Gongol.com Archives: March 2008
Brian Gongol

March 25, 2008

Water News Colorado salmonella outbreak sickens more than 200 people

The American Way Life is getting better all the time
Thanks, mainly, to free trade, capitalism, and the technology that those two things encourage. The United Nations concludes that "People around the world are becoming healthier, wealthier, better educated, more peaceful, and increasingly connected and they are living longer, but at the same time the world is more corrupt, congested, warmer, and increasingly dangerous." The problems with corruption and danger can hardly be blamed on trade and free markets; free markets by nature depend upon a fair rule of law in order to function, and they certainly don't reward danger (which, after all, puts capital at risk -- Bill Gates and Warren Buffett sure aren't running around robbing banks or conducting terrorist attacks). As for congestion and warming, those are matters for argument and debate -- but the healthier, wealthier, and better-educated parts all seem to suggest that answers can be found. Related: Some remarkable structures are under construction around the world right now.

Humor and Good News "Chocolate Rain" as performed by Darth Vader's little brother

Humor and Good News Man steals donut truck, takes it on high-speed chase
That's the kind of crime Iowans are normally accustomed to

Science and Technology A view of Earth from Mars

Health Researchers think they've found a cure for macular degeneration
Which is great news, considering it's the leading cause of blindness in the Western world. Related: How safe are nanotech food additives that some people are speculating about right now? It seems like the jury is still out, from a scientific perspective -- which means that the people in government making the rules about it need to be as scientifically-literate as they can be. But does anyone think that Senator Kennedy is sitting down with a copy of Scientific American every Thursday?

Socialism Doesn't Work Medicare and Social Security are still on track to go broke...soon
Medicare becomes actuarially unsound in 2013. That's just five years away. And it's going to crush the US budget if we don't do something about it soon. This is a huge emergency, and sadly, almost no one other than the former comptroller general (who just resigned from his job in order to lead a private-sector think tank dedicated to sounding the alarm on the fiscal emergency) is talking about it.

Science and Technology Canadian popular opinion swings against oilsands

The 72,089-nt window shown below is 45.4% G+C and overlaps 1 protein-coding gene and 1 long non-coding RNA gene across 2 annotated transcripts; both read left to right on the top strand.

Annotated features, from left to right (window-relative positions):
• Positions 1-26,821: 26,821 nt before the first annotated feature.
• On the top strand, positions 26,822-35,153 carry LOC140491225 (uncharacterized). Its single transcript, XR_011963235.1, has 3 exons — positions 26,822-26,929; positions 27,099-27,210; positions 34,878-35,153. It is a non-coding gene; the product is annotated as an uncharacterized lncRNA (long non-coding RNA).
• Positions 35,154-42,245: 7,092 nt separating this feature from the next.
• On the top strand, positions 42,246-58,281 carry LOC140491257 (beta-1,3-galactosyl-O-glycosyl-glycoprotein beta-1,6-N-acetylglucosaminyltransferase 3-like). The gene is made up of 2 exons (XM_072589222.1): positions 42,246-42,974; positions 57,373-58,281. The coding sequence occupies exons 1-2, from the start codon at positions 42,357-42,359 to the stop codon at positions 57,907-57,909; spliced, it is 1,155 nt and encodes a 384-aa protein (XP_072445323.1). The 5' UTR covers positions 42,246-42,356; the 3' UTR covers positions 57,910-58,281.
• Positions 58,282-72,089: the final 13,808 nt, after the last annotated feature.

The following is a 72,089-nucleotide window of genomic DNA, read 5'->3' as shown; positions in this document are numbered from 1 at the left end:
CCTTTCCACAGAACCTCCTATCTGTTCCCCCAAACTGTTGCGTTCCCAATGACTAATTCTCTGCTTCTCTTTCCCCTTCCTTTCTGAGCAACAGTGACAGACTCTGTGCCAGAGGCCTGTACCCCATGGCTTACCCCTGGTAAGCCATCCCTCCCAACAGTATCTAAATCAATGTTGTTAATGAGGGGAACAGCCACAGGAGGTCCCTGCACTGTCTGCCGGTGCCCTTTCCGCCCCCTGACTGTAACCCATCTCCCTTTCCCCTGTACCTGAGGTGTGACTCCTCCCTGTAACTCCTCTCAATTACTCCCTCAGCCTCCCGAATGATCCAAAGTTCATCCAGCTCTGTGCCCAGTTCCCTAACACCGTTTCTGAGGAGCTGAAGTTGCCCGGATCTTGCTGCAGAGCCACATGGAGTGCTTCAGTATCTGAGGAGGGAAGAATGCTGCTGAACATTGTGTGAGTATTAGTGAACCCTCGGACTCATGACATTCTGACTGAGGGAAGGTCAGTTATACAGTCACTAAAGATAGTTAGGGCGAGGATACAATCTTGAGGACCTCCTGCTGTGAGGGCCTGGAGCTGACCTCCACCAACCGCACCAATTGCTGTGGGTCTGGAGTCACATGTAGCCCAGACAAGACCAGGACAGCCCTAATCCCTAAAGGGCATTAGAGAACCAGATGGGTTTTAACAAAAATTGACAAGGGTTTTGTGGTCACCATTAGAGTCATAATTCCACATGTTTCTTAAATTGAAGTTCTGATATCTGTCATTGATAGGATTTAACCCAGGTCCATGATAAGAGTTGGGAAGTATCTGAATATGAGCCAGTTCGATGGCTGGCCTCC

Half of the country wants a moratorium on new oilsands projects to prevent environmental damage. That ought to be important news to Americans, since we import more crude oil from Canada than from any other country.

Threats and Hazards More megacities? Please say it isn't so.
The research team at the McKinsey Global Institute has advised the government of China to pursue a plan of building "supercities" of 25 million people or more, arguing that such a policy will be the best for the environment and the economy. That hardly seems to be true; based on urban development patterns in Europe and the United States, diminishing marginal returns seem to settle in at population clusters of about a half a million to a million. That's large enough to support a research university (like ISU in the Ames/Des Moines area or UNL in the Omaha/Lincoln region), and large enough to sustain industry clusters and significant companies, but not so large as to create insufferable traffic problems or absurd concentration of pollution. The problem with megacities is that the larger the administrative unit, the less accountable the administrators for what's actually happening. That's why city-county mergers in the US have tended to go rather badly. China already has a colossal problem with environmental quality, and much of the problem stems from the fact that no one is really accountable for the damage that is being done. The Three Gorges Dam project, for instance, has created a huge environmental toll -- and a stupefying human cost as well -- but it's exactly what we should expect from a very powerful central government with no accountability to the local residents. Arguing that China would be better off with huge cities with their own unaccountable administrations seems to ignore the profound damage that is likely to cost. Not everything works better when it's bigger. Smaller communities can be much more efficient -- as well as more livable.

Threats and Hazards What if your money could watch you?
Electronics can now be built on a scale that is invisible to the naked eye. What if those electronics were outfitted with surveillance tools and implanted in things like currency? Imagine the power that would offer authoritarian governments. Or just ones that get a little snoopy. Researchers are already turning insects into remote-controlled spies, so there's little or nothing to suggest that further surveillance trickery isn't on the way. Americans are already being trained to quietly accept the indignity of red-light cameras, which are very bad at preventing crashes but very good at raising non-tax revenues for the governments that put them up.

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